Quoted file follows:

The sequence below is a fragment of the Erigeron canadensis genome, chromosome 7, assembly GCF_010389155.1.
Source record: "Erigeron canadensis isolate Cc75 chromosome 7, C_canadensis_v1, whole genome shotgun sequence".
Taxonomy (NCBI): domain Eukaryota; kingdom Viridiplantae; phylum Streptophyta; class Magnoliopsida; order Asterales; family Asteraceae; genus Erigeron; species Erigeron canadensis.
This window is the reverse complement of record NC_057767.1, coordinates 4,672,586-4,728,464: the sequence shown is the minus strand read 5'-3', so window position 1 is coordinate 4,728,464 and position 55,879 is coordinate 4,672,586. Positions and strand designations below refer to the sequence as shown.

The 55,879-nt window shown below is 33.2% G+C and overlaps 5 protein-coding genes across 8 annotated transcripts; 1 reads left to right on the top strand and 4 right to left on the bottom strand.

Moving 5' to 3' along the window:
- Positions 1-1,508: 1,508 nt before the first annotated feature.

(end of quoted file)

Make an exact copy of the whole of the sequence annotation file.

The sequence below is a fragment of the Erigeron canadensis genome, chromosome 7, assembly GCF_010389155.1.
Source record: "Erigeron canadensis isolate Cc75 chromosome 7, C_canadensis_v1, whole genome shotgun sequence".
Taxonomy (NCBI): domain Eukaryota; kingdom Viridiplantae; phylum Streptophyta; class Magnoliopsida; order Asterales; family Asteraceae; genus Erigeron; species Erigeron canadensis.
This window is the reverse complement of record NC_057767.1, coordinates 4,672,586-4,728,464: the sequence shown is the minus strand read 5'-3', so window position 1 is coordinate 4,728,464 and position 55,879 is coordinate 4,672,586. Positions and strand designations below refer to the sequence as shown.

The 55,879-nt window shown below is 33.2% G+C and overlaps 5 protein-coding genes across 8 annotated transcripts; 1 reads left to right on the top strand and 4 right to left on the bottom strand.

Moving 5' to 3' along the window:
- Positions 1-1,508: 1,508 nt before the first annotated feature.